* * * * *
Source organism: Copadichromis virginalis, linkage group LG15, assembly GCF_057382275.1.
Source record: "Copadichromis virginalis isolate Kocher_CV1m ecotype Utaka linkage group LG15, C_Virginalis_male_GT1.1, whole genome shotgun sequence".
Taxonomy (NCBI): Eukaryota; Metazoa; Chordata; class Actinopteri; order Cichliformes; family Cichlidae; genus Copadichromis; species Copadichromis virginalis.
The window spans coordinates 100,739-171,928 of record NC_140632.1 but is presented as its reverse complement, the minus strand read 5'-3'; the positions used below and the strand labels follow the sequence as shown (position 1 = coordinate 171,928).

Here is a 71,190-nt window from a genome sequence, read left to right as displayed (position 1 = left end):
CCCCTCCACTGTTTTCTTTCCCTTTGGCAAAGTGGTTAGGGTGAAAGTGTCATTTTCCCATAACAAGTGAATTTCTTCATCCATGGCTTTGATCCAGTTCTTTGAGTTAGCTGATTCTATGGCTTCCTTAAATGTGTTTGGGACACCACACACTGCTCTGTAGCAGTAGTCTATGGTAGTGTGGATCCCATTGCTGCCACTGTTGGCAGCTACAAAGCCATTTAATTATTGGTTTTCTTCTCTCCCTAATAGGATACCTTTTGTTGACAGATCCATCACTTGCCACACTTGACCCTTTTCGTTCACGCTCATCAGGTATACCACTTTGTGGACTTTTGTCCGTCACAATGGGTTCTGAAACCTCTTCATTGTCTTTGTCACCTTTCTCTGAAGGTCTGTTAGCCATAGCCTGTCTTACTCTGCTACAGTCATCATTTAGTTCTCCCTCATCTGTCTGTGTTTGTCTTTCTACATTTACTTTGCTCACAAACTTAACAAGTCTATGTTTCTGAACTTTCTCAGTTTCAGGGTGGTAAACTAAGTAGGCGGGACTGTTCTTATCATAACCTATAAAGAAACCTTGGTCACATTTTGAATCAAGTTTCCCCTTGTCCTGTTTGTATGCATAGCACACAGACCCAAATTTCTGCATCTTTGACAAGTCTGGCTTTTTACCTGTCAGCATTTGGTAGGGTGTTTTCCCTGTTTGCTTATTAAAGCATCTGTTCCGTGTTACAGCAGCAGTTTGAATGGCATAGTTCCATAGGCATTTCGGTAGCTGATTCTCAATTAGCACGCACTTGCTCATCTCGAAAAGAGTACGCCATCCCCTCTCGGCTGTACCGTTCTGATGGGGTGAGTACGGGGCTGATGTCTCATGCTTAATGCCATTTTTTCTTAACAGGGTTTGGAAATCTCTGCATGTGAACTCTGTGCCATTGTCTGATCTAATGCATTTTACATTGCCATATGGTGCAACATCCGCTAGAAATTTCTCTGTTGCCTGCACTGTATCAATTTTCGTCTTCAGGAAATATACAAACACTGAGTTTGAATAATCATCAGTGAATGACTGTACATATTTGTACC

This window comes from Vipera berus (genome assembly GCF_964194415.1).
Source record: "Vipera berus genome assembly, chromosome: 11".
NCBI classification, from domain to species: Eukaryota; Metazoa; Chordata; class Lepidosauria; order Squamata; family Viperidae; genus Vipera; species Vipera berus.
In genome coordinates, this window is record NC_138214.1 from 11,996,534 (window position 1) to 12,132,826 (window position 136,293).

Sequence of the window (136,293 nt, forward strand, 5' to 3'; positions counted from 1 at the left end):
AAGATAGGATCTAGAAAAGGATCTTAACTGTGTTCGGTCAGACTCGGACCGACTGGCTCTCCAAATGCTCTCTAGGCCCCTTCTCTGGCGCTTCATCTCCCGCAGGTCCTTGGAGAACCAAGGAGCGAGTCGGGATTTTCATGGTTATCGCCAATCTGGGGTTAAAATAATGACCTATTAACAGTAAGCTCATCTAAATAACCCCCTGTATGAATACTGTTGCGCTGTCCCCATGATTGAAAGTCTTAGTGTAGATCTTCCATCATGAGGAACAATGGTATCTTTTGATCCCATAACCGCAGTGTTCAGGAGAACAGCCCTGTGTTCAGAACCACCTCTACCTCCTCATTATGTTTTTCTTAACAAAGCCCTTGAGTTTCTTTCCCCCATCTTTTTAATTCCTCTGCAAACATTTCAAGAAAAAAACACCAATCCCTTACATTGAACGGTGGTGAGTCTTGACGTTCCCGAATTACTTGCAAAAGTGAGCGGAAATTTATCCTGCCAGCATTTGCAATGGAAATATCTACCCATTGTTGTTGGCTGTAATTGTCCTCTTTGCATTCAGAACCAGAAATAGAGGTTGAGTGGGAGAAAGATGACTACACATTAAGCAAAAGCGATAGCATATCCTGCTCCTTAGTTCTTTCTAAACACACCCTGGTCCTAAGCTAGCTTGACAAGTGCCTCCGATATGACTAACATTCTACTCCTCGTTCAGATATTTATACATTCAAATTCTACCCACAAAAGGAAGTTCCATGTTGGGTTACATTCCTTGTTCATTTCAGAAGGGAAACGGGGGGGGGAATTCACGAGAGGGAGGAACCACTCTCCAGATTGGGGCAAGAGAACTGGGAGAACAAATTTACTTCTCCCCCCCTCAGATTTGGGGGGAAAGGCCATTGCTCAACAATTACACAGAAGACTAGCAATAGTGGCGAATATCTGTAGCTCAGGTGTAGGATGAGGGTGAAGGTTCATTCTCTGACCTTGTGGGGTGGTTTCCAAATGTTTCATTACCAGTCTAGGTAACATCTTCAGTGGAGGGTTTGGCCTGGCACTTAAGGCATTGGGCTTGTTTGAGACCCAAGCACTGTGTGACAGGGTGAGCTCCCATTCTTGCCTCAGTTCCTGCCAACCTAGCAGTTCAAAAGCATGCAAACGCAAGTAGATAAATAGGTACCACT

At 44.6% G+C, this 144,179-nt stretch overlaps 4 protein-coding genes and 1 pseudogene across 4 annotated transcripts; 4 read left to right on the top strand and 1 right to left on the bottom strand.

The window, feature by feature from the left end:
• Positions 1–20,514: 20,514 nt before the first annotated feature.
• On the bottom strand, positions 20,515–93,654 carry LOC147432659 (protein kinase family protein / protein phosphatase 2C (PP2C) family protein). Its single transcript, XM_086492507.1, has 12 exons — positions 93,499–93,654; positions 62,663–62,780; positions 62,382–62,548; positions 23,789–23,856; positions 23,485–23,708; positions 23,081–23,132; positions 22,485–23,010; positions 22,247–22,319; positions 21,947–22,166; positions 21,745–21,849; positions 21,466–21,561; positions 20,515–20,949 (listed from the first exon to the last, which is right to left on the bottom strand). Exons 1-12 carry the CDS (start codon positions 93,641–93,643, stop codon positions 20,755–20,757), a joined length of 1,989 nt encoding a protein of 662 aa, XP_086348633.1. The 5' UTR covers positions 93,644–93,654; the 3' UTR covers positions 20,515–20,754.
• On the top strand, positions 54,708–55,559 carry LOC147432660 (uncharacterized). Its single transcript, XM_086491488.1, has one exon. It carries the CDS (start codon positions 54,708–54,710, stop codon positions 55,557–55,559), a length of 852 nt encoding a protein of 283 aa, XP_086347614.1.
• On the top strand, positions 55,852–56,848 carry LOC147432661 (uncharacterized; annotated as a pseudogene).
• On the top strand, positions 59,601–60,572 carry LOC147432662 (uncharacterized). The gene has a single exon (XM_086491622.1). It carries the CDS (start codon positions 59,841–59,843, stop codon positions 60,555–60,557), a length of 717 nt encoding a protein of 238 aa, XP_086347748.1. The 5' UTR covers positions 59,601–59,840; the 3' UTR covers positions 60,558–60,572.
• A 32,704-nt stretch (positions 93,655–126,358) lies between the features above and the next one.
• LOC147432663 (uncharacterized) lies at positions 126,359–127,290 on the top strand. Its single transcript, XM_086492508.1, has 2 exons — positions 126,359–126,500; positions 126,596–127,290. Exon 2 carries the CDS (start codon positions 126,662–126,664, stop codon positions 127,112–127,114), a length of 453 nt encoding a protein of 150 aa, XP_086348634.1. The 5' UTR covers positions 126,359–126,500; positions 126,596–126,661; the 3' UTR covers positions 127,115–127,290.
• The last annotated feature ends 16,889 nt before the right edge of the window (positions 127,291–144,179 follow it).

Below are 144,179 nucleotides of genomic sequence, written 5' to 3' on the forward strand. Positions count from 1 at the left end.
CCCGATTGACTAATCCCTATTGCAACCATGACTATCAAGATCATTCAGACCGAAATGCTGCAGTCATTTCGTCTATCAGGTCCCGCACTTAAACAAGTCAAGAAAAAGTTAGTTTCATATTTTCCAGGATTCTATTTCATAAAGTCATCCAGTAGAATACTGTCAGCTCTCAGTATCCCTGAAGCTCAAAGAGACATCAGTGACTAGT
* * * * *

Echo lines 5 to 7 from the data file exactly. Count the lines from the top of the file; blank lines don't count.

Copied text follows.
Here is a 71,190-nt window from a genome sequence, read left to right as displayed (position 1 = left end):
CCCCTCCACTGTTTTCTTTCCCTTTGGCAAAGTGGTTAGGGTGAAAGTGTCATTTTCCCATAACAAGTGAATTTCTTCATCCATGGCTTTGATCCAGTTCTTTGAGTTAGCTGATTCTATGGCTTCCTTAAATGTGTTTGGGACACCACACACTGCTCTGTAGCAGTAGTCTATGGTAGTGTGGATCCCATTGCTGCCACTGTTGGCAGCTACAAAGCCATTTAATTATTGGTTTTCTTCTCTCCCTAATAGGATACCTTTTGTTGACAGATCCATCACTTGCCACACTTGACCCTTTTCGTTCACGCTCATCAGGTATACCACTTTGTGGACTTTTGTCCGTCACAATGGGTTCTGAAACCTCTTCATTGTCTTTGTCACCTTTCTCTGAAGGTCTGTTAGCCATAGCCTGTCTTACTCTGCTACAGTCATCATTTAGTTCTCCCTCATCTGTCTGTGTTTGTCTTTCTACATTTACTTTGCTCACAAACTTAACAAGTCTATGTTTCTGAACTTTCTCAGTTTCAGGGTGGTAAACTAAGTAGGCGGGACTGTTCTTATCATAACCTATAAAGAAACCTTGGTCACATTTTGAATCAAGTTTCCCCTTGTCCTGTTTGTATGCATAGCACACAGACCCAAATTTCTGCATCTTTGACAAGTCTGGCTTTTTACCTGTCAGCATTTGGTAGGGTGTTTTCCCTGTTTGCTTATTAAAGCATCTGTTCCGTGTTACAGCAGCAGTTTGAATGGCATAGTTCCATAGGCATTTCGGTAGCTGATTCTCAATTAGCACGCACTTGCTCATCTCGAAAAGAGTACGCCATCCCCTCTCGGCTGTACCGTTCTGATGGGGTGAGTACGGGGCTGATGTCTCATGCTTAATGCCATTTTTTCTTAACAGGGTTTGGAAATCTCTGCATGTGAACTCTGTGCCATTGTCTGATCTAATGCATTTTACATTGCCATATGGTGCAACATCCGCTAGAAATTTCTCTGTTGCCTGCACTGTATCAATTTTCGTCTTCAGGAAATATACAAACACTGAGTTTGAATAATCATCAGTGAATGACTGTACATATTTGTACC

This window comes from Vipera berus (genome assembly GCF_964194415.1).